Kampala- The demand for grain by neighbouring countries has pushed up prices in Uganda as the region grapples with scarcity.
The grains in demand are maize, beans, millet and sorghum which are mainly used as staple foods in the region.
Information from the Grain Council of Uganda (TGCU), a private multi-stakeholder organisation that addresses unique challenges in the grain sector in the country, confirms that demand in the region has indeed pushed up the prices of these commodities.
Talking to Daily Monitor on Monday, Mr Chris Kaijuka, the chairman TGCU, said: “Because of our open border policy, everybody is coming into Uganda. We have seen trucks from our neighbours combing different villages for grain and this has caused the prices to shoot up.”
Besides the increase in local demand, neighbouring countries such as Kenya, Rwanda, South Sudan, Rwanda, Tanzania and Burundi are all sourcing grain from Uganda which is considered as a food basket of the region.
Currently a tonne of unprocessed maize costs Shs1.1 million up from Shs850, 000 it cost the last season. A tonne of beans which cost Shs1.5 million last season currently costs Shs2.5 million indicating a 40 per cent increase. Similarly, a tonne of Sorghum currently costs Shs1.2 million up from Shs750,000 it cost last season.
At the farm-gate, a kilogramme of beans currently costs Shs2,500 up from Shs1,500; a kilogramme of sorghum currently costs Shs1, 200 up from Shs750.
Mr Kaijuka who is also the managing director Afro Kai, a grain trading company, said speculation is the other reason for the hike in grain prices and this is mostly engineered by informal traders who anticipate making a killing out of the situation.
“Because of the demand informal traders are now using this chance to sell everything they have without minding about the standards of the grain/commodities. This is not good for the country’s image,” Mr Kaijuka cautioned.
His advice on the current situation is for government to formalise exportation of grain trading - where all stakeholders are formalised - keep records, follow standards.
He added: “Formalising grain trade will not only bring in more buyers but the country will also earn premium price.”
In a separate interview with Daily Monitor, Mr Robert Kintu, the managing director Fit Uganda, an agribusiness consultancy firm, said the prices of grains and other commodities have shot up.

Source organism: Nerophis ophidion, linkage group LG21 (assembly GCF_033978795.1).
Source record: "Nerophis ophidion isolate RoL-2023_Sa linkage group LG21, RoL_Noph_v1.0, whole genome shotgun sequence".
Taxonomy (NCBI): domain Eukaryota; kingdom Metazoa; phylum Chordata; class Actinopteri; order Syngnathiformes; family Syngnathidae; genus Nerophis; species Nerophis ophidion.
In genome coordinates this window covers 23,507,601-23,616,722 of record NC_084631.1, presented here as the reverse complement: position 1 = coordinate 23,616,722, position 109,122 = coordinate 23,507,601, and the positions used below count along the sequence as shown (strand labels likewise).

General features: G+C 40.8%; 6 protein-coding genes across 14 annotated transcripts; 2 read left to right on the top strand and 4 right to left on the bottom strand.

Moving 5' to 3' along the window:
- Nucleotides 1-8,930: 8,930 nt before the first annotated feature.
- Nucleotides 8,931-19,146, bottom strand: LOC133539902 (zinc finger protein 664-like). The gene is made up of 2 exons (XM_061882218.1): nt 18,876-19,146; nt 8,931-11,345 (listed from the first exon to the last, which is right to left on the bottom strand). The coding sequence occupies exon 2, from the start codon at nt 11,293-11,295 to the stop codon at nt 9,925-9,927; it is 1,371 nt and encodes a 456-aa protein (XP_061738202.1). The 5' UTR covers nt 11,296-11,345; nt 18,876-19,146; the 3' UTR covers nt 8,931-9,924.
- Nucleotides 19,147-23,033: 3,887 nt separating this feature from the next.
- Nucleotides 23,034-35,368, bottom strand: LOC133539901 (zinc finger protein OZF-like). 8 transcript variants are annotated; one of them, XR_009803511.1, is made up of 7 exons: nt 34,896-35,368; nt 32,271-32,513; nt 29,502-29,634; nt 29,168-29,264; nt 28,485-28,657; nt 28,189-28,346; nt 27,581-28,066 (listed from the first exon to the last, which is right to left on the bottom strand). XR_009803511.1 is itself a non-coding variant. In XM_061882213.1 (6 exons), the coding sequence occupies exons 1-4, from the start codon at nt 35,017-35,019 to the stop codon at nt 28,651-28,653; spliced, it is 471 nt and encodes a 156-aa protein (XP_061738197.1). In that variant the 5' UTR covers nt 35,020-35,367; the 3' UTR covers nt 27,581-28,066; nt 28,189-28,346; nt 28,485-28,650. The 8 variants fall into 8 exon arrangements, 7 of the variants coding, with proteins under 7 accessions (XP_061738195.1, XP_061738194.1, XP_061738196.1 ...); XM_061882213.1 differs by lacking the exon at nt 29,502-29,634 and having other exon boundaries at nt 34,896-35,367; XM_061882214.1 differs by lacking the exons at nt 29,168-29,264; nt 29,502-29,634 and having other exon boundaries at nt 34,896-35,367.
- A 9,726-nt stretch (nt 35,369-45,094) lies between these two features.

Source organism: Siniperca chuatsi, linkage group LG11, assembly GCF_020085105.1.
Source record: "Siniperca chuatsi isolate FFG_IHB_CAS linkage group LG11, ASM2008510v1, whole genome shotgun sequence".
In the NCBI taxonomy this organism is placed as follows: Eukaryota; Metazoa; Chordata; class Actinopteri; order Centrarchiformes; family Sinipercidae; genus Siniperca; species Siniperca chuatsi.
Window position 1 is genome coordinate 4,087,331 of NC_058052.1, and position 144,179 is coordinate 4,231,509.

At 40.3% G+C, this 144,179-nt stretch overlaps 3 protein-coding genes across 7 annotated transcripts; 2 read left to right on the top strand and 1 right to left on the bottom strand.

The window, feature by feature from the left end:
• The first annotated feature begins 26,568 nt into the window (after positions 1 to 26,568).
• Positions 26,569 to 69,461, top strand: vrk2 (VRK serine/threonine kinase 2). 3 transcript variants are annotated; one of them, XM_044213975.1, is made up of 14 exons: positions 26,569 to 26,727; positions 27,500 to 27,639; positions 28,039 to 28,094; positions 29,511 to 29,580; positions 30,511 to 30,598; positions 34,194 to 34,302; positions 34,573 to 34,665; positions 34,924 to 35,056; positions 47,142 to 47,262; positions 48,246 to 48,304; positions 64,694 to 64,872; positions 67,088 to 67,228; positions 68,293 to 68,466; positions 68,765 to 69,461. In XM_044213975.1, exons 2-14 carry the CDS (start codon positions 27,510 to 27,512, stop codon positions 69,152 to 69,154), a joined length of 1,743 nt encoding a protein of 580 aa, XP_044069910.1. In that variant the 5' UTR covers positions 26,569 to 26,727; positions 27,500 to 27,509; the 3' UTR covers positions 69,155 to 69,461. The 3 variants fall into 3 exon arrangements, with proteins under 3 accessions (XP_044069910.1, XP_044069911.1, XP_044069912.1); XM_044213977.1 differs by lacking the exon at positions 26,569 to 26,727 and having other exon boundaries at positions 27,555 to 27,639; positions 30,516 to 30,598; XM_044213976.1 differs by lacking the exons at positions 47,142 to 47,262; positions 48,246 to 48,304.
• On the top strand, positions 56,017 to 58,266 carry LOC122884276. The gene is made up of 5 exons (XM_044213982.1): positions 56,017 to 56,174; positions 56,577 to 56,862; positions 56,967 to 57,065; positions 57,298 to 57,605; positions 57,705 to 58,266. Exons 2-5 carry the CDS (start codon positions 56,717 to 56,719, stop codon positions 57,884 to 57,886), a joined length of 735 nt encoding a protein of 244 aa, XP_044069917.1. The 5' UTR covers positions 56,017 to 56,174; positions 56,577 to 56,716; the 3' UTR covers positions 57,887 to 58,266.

He attributes the price change to the increased demand from schools as they stock up for the new term which starts next week.
“We have seen prices of beans mostly go up. Usually around this time the old stock is drying out and people are stocking which brings the prices of commodities up because of increased demand,” Mr Kintu said.
In Uganda, poor weather conditions that have led to food shortage in many parts of the country, contributed largely to the food price increases. In December, the annual food crop inflation rose to 10.8 per cent from 7.2 per cent in November, while fruits inflation increased to 24.8 per cent last month from 13.6 per cent the previous month.
The director of macroeconomic statistics at the Uganda Bureau of Statistics, Mr Chris Mukiza, said that the country will still experience high food prices due to the current weather conditions.
“Prices of the annual average food crops and related items dropped to 3.1 per cent last year, compared with a 6.7 per cent rise recorded the previous year. This will, however, be negated by the current rising food prices in the market due to bad weather, that has affected crop production in parts of the country,” he said.
Mr Randy Sohnchen, a commercial farmer who grows mainly maize, rice and gram grains in the northern district of Amur, said his company mainly distributes to World Food Programme plus a few buyers from South Sudan and middlemen who buy from him. He said that since June 2016 the price of maize has unusually accelerated.
“We have seen the price of maize jumping from Shs750 to the current Shs1, 200 a kilogramme and it’s projected to continue going up,” he said.
Scarcity of seeds
There is public concern that because of the increase in prices, farmers may get excited and sell off the would-be stock for the local consumers and seed to plant the next season.
Mr Sohnchen said as a commercial farmer, he has secured seed to plant in the next season. “However, I am not certain on the security of the smallholder farmers as far as the seed to plant the next season is concern,” he said.
On that, Mr Kaijuka said the drought has also affected seed quality, which is likely to bring about scarcity of good seed. “Because of the high prices farmers may sell off the entire commodity plus the would-be seed to plant the next season,” he said.